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Phillipa Gray never expects to see Johnny McMurray again. But the haunting strains of a violin lure her where she'd sworn never to go: to him.
Ian Murray changed his name and his life the night he ran away. Now Phillipa sits next door and tempts him to turn back the clock and try for happiness again.
“Let your hair down, Philli. Please.” He wanted to do it, to touch her, but it seemed too intimate a gesture, to reach over and smooth her hair, draw the band from the ponytail, let his fingers comb it out, stretch it over her shoulders, down to her breasts. He didn’t have the right to do that. He might not even have the right to ask.
But she hesitated only a moment, then reached up and pulled the band slowly, shook the curls down, let them float below her shoulders, cover her breasts. A little slower motion and it could have been a shampoo ad. A little slower motion and he would have stopped breathing.
He nodded, too unsure of himself to answer more than, “Perfect.”
She bit at her lower lip. “Now what, Johnny? Where do we go from here?”
Bed. He caught the word before it escaped his lips. “Philli, this morning…”
“Yes, this morning. What were we thinking this morning?”
“Well, I wasn’t.” There, he’d admit it, admit that she had overwhelmed him, had given him hope by merely being there. “You touched me, Philli, and I, ah, I couldn’t help touching you back.” Her eyes were large, her lips pouty. Did she think he’d accused her of leading him on? “I would have touched you first if I’d had the nerve.” And that was the crux of it, wasn’t it? It didn’t matter his experience, his worldly ways. When it came to Phillipa, he was stuck in a time warp of his own making. God, if he didn’t kiss her soon…
He stood abruptly. “I’m sorry, Phillipa. I had no idea that seeing you again would take me back to that last summer, to all those demons I thought I’d buried.” He started away from her, then turned. Why not say it all? He might not be granted another chance. “I loved you then. As much as I was capable of love, I loved you.” Her brows drew together, her mouth opened. In protest? “I know we were kids. I know we were probably on the verge of some self-fulfilling prophecy from your mother or mine. But losing you changed my life, and I don’t know if it was for the good or the bad.” He shook his head. “My life became a string of all those things I offered to tell you about this morning--long hours, easy women, loose morals. I have no right to ask you to do anything for me, not even something as seemingly simple as taking down your hair.”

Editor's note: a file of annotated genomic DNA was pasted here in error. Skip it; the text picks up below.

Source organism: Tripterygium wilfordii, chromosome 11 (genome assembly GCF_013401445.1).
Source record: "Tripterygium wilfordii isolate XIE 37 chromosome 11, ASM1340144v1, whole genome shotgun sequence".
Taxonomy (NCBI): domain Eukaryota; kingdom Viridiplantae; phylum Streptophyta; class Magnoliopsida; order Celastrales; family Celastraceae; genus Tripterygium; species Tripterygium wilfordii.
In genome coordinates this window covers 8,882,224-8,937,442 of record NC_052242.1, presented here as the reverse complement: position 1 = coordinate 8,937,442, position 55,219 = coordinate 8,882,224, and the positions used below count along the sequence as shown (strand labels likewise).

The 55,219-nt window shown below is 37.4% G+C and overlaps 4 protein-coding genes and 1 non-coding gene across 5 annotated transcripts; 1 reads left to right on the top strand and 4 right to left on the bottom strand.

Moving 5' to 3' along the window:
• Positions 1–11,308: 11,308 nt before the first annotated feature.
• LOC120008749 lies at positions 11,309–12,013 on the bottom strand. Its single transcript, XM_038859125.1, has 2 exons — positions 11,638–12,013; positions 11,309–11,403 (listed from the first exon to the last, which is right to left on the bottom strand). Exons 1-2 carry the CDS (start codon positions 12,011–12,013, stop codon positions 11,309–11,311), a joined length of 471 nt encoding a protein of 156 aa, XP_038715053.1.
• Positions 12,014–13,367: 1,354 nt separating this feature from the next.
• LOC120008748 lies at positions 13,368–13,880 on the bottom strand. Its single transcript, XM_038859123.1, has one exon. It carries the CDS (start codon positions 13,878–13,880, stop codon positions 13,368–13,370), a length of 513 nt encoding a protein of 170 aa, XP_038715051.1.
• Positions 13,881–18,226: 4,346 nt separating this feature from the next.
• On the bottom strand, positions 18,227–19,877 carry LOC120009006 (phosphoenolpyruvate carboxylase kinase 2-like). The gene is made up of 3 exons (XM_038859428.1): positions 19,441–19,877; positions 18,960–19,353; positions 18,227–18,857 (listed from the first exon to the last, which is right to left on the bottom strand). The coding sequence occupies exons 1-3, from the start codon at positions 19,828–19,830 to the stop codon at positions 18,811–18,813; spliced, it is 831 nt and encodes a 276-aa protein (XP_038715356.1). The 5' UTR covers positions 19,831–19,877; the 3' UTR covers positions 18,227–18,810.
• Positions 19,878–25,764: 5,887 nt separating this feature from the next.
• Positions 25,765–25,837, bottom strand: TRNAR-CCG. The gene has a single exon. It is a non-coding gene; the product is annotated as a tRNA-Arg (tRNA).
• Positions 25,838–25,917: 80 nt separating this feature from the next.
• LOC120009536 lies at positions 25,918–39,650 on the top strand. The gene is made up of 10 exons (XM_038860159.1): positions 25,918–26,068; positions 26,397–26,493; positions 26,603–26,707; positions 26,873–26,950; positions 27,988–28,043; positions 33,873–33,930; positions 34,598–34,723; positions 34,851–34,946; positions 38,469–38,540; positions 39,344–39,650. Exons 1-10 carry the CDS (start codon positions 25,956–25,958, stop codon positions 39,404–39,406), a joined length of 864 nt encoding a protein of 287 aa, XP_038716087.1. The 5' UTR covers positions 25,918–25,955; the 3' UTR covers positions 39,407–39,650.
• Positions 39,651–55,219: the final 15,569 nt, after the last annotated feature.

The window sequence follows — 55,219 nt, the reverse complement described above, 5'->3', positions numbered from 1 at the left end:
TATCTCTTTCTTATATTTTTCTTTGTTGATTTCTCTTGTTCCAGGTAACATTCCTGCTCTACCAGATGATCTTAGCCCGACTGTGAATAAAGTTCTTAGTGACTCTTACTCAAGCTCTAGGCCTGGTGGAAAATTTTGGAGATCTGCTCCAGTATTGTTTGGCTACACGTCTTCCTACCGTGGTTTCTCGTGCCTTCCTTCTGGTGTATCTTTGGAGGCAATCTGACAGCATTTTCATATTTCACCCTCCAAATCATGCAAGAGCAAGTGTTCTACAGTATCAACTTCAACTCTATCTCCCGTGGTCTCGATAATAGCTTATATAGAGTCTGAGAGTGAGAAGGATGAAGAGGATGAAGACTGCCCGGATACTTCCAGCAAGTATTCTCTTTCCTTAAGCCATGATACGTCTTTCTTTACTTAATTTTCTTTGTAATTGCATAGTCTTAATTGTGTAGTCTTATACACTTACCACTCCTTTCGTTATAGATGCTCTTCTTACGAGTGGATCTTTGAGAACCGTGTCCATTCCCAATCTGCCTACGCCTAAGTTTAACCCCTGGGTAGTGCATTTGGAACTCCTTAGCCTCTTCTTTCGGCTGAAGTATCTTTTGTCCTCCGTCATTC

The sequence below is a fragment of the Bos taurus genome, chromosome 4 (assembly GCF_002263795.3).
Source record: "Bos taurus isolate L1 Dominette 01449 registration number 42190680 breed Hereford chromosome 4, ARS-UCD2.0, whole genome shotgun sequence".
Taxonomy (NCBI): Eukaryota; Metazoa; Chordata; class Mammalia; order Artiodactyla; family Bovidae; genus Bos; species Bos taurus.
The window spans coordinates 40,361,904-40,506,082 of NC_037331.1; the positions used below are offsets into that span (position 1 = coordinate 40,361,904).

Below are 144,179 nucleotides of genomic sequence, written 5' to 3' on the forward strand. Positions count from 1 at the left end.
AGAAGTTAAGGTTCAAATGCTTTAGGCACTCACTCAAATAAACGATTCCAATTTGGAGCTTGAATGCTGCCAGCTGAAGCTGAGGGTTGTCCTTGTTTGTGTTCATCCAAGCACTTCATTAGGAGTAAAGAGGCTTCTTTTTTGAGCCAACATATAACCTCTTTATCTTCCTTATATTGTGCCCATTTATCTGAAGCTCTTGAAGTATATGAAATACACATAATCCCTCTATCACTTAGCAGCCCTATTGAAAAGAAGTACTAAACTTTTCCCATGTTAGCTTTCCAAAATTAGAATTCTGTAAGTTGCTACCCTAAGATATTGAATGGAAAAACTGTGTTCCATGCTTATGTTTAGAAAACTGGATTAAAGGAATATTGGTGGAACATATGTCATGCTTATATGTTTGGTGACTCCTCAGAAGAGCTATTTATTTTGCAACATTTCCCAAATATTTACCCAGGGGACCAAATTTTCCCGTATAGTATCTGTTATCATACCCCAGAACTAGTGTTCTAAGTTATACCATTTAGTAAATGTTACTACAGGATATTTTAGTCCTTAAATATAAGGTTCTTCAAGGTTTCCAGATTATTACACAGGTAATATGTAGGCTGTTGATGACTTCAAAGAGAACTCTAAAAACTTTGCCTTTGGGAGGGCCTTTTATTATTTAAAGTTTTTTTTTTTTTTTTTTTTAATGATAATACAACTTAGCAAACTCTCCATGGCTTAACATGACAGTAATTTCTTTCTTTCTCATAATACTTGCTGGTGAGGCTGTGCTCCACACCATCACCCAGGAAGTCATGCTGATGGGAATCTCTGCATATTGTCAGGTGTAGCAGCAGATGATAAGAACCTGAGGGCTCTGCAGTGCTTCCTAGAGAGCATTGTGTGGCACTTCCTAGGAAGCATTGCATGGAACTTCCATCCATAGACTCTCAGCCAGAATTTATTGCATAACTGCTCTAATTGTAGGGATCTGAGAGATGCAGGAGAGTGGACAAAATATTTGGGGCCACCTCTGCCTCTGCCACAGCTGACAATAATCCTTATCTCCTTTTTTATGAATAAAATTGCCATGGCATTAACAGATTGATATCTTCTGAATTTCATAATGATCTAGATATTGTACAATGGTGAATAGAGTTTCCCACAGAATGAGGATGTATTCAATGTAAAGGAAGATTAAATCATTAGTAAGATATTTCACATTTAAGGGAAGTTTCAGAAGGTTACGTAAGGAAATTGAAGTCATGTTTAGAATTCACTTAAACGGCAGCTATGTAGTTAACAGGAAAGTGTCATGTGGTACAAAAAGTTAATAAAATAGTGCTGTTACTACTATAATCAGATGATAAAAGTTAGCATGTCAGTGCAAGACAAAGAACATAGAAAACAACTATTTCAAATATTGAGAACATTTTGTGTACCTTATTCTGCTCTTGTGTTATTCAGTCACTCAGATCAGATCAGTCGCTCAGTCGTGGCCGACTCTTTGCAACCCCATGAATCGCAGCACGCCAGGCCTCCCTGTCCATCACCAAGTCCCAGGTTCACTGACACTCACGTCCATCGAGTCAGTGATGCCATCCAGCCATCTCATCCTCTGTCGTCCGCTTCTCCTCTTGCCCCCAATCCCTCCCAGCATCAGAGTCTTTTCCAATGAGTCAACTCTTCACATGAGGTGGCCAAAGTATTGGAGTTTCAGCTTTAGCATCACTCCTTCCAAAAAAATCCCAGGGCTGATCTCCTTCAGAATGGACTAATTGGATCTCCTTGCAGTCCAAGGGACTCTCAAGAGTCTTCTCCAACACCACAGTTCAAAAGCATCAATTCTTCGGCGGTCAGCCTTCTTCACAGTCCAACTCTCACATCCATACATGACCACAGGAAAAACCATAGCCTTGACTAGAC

He walked away, was two feet from the hall door when her voice stopped him.
“Why? Why don’t you have that right?”
“I didn’t fight for you, Philli.” He couldn’t turn and face her.
But I fought for you, Johnny. I lost. But I fought. She couldn’t make the words pass her lips. Did he have a right to know that, to know what she did? Yes. No. Maybe.
She walked over to him. He jumped as she touched him, splayed her fingers across his back, rested her forehead on his spine. “I adored you. I thought you hung that moon up there.”
“Philli.” He hung his head, as if in shame.
“I did. Leaving here. Knowing you’d go. I thought I’d die.” She let her voice drift off. “Please turn around, Johnny. Please kiss me. Please let me know I’m not a fool.”
“Oh, Philli, then we’re a pair of fools.”
Writing is second nature to Kay Sisk, and she’s been doing it since she wrote stories with her fourth grade friends as heroines. She enjoys writing about her native Texas, where she lives with her husband of 35 years and “third family” of three cats, the first family of dogs and second family of sons, having left the nest years ago.
Book Publisher: Wings e Press
No. of Pages: 346
Paper Weight (lb): 14.6
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